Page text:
- Convince the ICC states parties to delay the implementation of the crime of aggression beyond 2017. Just because the U.S. successfully addressed some of its most overt concerns about the crime of aggression by convincing ICC member state delegations to modify the text of the resolution in Kampala does not mean that ICC jurisdiction over aggression will not affect U.S. interests. Specifically, the U.S. should be concerned about whether potential ICC investigations into alleged crimes of aggression could dissuade potential allies from joining the U.S. in joint military operations. Before ICC jurisdiction over aggression becomes operational, at least 30 ICC states parties must have ratified the amendment on the crime of aggression for at least a year and the ICC states parties must adopt a decision after January 1, 2017, “by the same majority of States Parties as is required for the adoption of an amendment to the statute” to affirm the court’s jurisdiction over aggression. In anticipation of 2017, the U.S. should seek to raise the threshold for adopting the decision. Although a two-thirds majority of ICC states parties can technically adopt an amendment, the U.S. should argue that the decision should similarly require consensus because the review conference adopted the original resolution on aggression and the Belgian amendment by consensus. Meanwhile, the U.S. should seek to raise awareness among ICC parties about the possible ramifications of operationalizing the court’s jurisdiction over aggression.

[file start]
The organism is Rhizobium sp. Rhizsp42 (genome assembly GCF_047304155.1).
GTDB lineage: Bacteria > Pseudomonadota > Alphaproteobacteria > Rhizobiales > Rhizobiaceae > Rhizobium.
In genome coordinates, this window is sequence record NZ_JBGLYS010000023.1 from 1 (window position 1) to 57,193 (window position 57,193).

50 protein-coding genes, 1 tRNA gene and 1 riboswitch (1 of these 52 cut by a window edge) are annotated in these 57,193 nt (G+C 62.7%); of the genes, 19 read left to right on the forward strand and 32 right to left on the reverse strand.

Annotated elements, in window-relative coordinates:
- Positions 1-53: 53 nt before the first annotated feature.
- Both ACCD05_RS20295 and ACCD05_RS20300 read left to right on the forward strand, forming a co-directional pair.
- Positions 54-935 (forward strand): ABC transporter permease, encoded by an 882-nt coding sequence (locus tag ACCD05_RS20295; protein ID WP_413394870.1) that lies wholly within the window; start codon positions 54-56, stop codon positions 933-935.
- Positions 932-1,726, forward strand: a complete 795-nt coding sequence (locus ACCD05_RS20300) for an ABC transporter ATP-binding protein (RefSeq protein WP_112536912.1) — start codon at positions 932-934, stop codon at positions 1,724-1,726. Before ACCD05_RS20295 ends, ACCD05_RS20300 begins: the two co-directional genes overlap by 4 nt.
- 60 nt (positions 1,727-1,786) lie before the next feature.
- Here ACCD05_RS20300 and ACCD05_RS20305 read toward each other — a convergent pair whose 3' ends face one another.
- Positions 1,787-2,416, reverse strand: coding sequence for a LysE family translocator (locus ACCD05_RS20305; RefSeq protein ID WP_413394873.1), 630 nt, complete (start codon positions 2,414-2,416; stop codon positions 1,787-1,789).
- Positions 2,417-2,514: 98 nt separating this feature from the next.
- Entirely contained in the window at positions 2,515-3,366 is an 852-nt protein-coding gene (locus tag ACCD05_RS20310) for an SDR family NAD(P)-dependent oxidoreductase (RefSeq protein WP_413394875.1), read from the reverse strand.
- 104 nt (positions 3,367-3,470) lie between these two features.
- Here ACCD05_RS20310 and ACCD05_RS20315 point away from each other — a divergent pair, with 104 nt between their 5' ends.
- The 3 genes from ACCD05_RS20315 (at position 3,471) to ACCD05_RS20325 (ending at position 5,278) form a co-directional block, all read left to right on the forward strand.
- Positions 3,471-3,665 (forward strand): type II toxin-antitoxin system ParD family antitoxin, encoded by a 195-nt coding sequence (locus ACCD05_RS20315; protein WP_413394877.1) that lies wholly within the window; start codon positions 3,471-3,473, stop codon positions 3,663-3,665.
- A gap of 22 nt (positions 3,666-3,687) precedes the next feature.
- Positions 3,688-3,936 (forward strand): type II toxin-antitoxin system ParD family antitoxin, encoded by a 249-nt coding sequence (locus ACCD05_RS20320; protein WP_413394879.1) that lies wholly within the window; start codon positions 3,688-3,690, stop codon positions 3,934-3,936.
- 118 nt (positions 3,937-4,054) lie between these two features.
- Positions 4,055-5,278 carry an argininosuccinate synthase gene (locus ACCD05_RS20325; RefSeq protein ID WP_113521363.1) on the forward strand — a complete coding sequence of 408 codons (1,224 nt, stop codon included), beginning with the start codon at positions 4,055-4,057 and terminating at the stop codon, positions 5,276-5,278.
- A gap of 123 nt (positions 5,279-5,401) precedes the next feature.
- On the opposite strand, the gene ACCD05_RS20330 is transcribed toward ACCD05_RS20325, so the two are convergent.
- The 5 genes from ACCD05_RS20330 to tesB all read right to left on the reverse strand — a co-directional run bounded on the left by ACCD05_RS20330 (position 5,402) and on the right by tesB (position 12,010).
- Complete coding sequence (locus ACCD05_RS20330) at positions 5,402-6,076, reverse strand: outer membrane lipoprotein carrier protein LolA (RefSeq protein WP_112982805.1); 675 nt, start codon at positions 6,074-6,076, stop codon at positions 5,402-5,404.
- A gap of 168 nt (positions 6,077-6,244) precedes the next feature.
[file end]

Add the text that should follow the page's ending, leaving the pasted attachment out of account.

Overall, the U.S. effort in Kampala was a qualified success. Article 124 was maintained, although the U.S. played a small role in that outcome. The Belgian amendment was adopted, creating a regrettable precedent for expanding the list of weapons, the use of which is considered war crimes under the Rome Statute, but the immediate risks to the U.S. were minimized. The outcome on these two amendments could have been worse.
On aggression, the U.S. failed to achieve its two highest priorities—to block adoption of a resolution granting the ICC jurisdiction over the crime of aggression or, at least, to allow the ICC to investigate an alleged crime of aggression only after the Security Council had determined that an act of aggression had been committed. The end result is that the member states adopted a flawed definition of aggression, the ICC in all likelihood will exercise jurisdiction over acts of aggression committed by the nationals of most ICC parties or in their territories, and the court is permitted to initiate an investigation without prior Security Council action.